A week before his promised visit to Slains Castle, he suggested to Clementine that she come to Blenheim Palace — the home of his cousin, the Duke of Marlborough — on August 10. After she arrived, he wasted little time before proposing, and she said yes.
They agreed that the engagement, which was announced on August 15, should be short. Winston needed to be in London that October for his work at the Board of Trade, so there was just enough time to get married in mid-September and have a fortnight’s honeymoon abroad.
But Violet was still expecting his visit on August 17. Realising it was best for her to know about the engagement before the news appeared in print, Winston sent her a note — in which he added that he’d have to postpone his trip to Scotland.
She was utterly devastated. Indeed, with a hint of self-satisfaction, Clementine would note privately in old age: ‘When Violet heard that Winston was going to marry me, she fainted.’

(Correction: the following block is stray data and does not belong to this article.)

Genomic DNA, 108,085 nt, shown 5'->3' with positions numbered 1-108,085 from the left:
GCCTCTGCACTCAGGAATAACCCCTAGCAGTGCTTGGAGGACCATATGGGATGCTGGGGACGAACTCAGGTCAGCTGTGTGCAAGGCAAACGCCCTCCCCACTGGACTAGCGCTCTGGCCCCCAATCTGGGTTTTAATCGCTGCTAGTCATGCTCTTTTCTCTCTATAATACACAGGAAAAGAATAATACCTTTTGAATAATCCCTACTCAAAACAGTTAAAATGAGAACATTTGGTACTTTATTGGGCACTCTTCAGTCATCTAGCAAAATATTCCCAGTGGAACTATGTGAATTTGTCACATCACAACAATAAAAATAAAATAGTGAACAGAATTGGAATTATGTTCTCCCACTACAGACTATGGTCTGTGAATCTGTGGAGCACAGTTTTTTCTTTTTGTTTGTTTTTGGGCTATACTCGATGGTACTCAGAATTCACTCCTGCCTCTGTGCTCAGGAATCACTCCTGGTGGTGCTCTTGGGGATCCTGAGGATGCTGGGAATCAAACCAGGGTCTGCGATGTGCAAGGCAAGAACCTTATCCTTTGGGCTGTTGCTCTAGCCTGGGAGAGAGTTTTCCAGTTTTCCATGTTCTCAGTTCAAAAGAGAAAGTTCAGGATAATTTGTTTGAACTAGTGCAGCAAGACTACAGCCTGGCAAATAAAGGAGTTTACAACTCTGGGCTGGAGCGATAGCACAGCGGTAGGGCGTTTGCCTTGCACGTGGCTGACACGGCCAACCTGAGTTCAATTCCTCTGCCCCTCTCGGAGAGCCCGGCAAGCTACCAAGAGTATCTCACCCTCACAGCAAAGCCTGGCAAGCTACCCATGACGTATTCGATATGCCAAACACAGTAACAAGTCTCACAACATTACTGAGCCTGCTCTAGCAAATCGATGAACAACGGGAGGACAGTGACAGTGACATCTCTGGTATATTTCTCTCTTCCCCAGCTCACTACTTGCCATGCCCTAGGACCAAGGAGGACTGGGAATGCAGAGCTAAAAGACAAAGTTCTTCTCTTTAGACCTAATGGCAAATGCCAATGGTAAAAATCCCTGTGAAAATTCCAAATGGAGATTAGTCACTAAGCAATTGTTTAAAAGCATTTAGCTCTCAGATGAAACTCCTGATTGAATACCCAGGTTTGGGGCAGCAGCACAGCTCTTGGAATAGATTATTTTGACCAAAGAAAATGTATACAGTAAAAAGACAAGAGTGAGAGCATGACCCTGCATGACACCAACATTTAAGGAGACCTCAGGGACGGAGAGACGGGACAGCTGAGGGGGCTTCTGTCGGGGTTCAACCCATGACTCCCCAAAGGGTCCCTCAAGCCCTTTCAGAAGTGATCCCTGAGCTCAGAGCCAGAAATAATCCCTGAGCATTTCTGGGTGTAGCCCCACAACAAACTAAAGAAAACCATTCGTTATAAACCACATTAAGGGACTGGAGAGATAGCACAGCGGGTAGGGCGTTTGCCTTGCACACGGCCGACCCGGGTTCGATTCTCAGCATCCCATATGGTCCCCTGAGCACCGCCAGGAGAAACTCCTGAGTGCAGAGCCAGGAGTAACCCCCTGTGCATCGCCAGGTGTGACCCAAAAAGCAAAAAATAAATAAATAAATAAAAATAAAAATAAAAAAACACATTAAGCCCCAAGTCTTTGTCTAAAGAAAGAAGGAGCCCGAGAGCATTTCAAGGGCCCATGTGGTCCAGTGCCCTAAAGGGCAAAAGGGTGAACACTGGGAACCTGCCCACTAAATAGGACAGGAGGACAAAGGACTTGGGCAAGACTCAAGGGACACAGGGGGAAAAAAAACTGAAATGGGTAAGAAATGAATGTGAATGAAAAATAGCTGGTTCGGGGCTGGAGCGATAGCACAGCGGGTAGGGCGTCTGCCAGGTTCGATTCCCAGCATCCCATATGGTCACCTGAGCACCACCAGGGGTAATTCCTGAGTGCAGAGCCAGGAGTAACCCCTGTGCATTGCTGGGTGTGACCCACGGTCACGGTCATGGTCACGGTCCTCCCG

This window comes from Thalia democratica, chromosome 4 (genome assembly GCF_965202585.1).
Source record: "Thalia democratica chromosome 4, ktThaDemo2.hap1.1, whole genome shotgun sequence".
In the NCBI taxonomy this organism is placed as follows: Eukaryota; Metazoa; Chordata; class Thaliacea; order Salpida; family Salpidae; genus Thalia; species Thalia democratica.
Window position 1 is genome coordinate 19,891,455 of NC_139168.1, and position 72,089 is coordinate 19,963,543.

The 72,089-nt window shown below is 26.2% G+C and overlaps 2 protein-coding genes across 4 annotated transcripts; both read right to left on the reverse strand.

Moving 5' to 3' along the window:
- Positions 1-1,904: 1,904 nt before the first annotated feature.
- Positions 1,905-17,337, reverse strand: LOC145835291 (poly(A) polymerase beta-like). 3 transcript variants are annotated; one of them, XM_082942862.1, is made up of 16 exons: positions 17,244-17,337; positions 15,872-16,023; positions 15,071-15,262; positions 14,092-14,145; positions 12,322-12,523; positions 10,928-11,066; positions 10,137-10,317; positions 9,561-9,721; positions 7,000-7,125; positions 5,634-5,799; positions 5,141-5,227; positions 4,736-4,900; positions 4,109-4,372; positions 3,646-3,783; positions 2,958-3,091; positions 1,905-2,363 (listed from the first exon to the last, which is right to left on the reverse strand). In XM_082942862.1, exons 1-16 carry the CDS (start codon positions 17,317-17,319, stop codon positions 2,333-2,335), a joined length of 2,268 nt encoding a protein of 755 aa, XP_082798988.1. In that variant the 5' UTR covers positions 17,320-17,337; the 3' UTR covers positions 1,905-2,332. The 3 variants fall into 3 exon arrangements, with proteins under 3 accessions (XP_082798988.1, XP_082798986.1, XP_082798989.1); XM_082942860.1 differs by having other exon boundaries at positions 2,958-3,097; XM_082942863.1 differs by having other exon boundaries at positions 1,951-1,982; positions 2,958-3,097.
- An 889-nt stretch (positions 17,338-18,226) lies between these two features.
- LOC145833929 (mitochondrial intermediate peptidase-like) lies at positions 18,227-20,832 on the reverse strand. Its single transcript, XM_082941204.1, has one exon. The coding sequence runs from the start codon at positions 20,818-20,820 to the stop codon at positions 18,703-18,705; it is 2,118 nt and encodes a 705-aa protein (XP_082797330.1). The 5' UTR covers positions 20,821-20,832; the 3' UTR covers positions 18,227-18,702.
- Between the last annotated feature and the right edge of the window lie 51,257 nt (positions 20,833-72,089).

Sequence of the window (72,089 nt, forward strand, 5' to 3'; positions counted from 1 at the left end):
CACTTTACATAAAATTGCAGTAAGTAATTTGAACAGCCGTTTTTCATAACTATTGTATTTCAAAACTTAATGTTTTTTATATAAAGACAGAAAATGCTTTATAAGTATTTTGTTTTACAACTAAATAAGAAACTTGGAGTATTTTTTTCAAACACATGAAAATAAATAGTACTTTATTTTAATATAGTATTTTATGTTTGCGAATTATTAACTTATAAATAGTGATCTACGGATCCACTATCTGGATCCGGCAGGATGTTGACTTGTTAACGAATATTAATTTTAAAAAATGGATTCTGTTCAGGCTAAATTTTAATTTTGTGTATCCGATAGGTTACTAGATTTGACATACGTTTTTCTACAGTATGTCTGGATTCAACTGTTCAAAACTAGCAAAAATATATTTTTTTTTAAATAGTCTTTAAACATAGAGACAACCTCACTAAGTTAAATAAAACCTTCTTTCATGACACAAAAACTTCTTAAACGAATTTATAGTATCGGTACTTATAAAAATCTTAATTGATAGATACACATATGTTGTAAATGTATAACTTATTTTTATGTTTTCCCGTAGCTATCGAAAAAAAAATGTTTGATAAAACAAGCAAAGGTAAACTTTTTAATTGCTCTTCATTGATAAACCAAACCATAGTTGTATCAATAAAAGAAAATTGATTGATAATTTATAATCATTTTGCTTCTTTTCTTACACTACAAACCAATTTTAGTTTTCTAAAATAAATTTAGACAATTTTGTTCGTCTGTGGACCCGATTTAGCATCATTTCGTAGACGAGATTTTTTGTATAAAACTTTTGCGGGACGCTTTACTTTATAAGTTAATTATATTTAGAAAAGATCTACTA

Violet put up a brave front, telling friends and family that she was pleased for him, but she was deeply jealous of her rival. Privately, she thought Clementine’s appeal was superficial and wondered bitterly ‘whether he will ultimately mind her being as stupid as an owl’.
Happy couple: Sir Winston Churchill and his wife Clementine, pictured outside their home near Hyde Park in London, had a happy marriage
In fact, during that eventful summer of 1908, each woman had reason to be jealous of the other. On Monday, August 24 — with the wedding less than three weeks away — Winston left Clementine in London and boarded a train at King’s Cross for the 14-hour journey to Cruden Bay. He felt he owed it to Violet to make this last-minute dash and explain his decision face-to-face. Furious, Clementine threatened to call off the wedding.
Violet knew this was her last chance to make Winston realise she was a better choice than Clementine, and after he arrived at Slains, she and Churchill talked for hours. Winston tried to persuade her that he had made the right decision, and that they must remain close friends.